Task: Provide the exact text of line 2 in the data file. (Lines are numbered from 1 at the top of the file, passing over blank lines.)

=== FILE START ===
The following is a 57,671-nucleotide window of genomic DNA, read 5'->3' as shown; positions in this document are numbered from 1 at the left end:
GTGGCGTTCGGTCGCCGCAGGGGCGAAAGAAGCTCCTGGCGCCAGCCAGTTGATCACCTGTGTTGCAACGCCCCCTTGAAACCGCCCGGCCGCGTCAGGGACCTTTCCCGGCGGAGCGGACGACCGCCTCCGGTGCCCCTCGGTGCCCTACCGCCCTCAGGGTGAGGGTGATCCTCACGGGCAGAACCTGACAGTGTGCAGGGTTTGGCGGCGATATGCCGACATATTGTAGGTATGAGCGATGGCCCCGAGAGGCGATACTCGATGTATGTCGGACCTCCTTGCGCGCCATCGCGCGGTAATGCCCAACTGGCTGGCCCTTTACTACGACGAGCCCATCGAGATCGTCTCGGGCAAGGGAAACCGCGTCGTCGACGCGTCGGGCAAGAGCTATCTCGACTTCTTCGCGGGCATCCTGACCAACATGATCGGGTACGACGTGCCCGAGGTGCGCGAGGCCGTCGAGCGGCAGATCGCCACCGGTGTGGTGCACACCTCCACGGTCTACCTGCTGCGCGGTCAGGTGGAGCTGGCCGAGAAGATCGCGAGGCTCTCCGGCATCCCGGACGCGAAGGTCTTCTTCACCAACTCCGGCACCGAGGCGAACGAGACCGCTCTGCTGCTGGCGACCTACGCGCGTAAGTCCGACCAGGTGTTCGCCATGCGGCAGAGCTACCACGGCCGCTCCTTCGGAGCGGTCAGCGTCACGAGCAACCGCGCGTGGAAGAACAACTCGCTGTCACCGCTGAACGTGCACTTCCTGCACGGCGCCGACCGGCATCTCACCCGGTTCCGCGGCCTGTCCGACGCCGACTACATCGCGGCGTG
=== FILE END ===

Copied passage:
GTGGCGTTCGGTCGCCGCAGGGGCGAAAGAAGCTCCTGGCGCCAGCCAGTTGATCACCTGTGTTGCAACGCCCCCTTGAAACCGCCCGGCCGCGTCAGGGACCTTTCCCGGCGGAGCGGACGACCGCCTCCGGTGCCCCTCGGTGCCCTACCGCCCTCAGGGTGAGGGTGATCCTCACGGGCAGAACCTGACAGTGTGCAGGGTTTGGCGGCGATATGCCGACATATTGTAGGTATGAGCGATGGCCCCGAGAGGCGATACTCGATGTATGTCGGACCTCCTTGCGCGCCATCGCGCGGTAATGCCCAACTGGCTGGCCCTTTACTACGACGAGCCCATCGAGATCGTCTCGGGCAAGGGAAACCGCGTCGTCGACGCGTCGGGCAAGAGCTATCTCGACTTCTTCGCGGGCATCCTGACCAACATGATCGGGTACGACGTGCCCGAGGTGCGCGAGGCCGTCGAGCGGCAGATCGCCACCGGTGTGGTGCACACCTCCACGGTCTACCTGCTGCGCGGTCAGGTGGAGCTGGCCGAGAAGATCGCGAGGCTCTCCGGCATCCCGGACGCGAAGGTCTTCTTCACCAACTCCGGCACCGAGGCGAACGAGACCGCTCTGCTGCTGGCGACCTACGCGCGTAAGTCCGACCAGGTGTTCGCCATGCGGCAGAGCTACCACGGCCGCTCCTTCGGAGCGGTCAGCGTCACGAGCAACCGCGCGTGGAAGAACAACTCGCTGTCACCGCTGAACGTGCACTTCCTGCACGGCGCCGACCGGCATCTCACCCGGTTCCGCGGCCTGTCCGACGCCGACTACATCGCGGCGTG